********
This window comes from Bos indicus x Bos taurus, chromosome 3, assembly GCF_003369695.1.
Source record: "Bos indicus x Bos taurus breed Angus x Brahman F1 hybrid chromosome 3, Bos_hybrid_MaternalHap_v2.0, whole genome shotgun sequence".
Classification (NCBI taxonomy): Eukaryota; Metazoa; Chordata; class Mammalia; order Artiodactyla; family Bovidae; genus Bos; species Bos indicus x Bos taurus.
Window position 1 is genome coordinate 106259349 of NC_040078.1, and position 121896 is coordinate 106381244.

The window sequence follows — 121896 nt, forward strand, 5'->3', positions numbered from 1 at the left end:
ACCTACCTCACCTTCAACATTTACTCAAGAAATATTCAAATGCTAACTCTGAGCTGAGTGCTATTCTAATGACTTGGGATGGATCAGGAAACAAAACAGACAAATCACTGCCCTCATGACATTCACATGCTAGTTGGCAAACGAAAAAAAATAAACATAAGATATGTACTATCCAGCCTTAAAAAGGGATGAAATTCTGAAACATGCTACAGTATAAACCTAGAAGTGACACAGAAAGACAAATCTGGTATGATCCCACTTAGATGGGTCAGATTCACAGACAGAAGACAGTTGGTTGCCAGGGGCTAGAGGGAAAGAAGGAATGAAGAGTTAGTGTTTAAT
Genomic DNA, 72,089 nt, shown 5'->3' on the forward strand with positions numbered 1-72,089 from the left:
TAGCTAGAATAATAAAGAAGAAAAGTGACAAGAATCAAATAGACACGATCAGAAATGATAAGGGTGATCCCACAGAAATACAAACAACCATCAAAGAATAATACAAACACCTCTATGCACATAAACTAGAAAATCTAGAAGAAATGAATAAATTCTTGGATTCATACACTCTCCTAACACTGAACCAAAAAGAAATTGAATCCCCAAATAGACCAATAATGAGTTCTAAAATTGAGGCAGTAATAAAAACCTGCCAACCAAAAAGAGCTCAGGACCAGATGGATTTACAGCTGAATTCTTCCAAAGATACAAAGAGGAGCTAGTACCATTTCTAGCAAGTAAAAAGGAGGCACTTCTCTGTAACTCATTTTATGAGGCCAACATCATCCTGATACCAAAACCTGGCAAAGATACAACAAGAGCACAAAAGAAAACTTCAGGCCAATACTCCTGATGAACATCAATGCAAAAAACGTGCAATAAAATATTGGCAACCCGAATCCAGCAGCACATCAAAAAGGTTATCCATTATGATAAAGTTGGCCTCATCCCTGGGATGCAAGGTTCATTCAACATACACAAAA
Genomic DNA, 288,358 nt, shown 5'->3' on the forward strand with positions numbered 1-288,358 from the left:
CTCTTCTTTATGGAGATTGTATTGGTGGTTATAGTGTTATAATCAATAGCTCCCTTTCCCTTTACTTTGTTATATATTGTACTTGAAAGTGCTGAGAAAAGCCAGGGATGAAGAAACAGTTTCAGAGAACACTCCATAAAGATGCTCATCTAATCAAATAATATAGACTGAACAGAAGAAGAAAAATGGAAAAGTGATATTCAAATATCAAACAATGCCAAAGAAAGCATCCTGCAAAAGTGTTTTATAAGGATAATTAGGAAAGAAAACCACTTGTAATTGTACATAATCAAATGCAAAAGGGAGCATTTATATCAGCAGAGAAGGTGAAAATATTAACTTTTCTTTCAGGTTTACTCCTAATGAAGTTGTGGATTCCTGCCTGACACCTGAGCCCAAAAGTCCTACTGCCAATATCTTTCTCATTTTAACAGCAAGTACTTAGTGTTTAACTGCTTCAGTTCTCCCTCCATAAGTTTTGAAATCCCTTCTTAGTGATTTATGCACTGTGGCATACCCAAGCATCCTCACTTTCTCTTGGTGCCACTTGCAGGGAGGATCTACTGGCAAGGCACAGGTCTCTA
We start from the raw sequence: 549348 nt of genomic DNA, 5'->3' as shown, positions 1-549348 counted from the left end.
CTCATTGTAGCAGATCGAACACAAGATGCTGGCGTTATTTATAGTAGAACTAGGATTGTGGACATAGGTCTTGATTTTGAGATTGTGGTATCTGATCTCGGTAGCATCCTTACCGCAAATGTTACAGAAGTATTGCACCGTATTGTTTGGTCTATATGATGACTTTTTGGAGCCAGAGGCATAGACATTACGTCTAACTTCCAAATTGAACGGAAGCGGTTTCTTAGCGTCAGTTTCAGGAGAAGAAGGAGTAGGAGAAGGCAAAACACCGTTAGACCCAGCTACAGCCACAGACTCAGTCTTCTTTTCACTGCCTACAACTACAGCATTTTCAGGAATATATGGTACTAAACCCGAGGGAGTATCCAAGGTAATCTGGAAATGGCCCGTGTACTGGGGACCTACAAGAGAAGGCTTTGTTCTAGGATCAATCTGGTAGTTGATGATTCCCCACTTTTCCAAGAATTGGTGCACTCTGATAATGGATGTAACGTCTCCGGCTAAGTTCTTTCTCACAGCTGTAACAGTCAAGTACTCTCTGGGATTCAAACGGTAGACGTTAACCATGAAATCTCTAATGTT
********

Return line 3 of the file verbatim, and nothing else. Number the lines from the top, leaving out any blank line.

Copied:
Classification (NCBI taxonomy): Eukaryota; Metazoa; Chordata; class Mammalia; order Artiodactyla; family Bovidae; genus Bos; species Bos indicus x Bos taurus.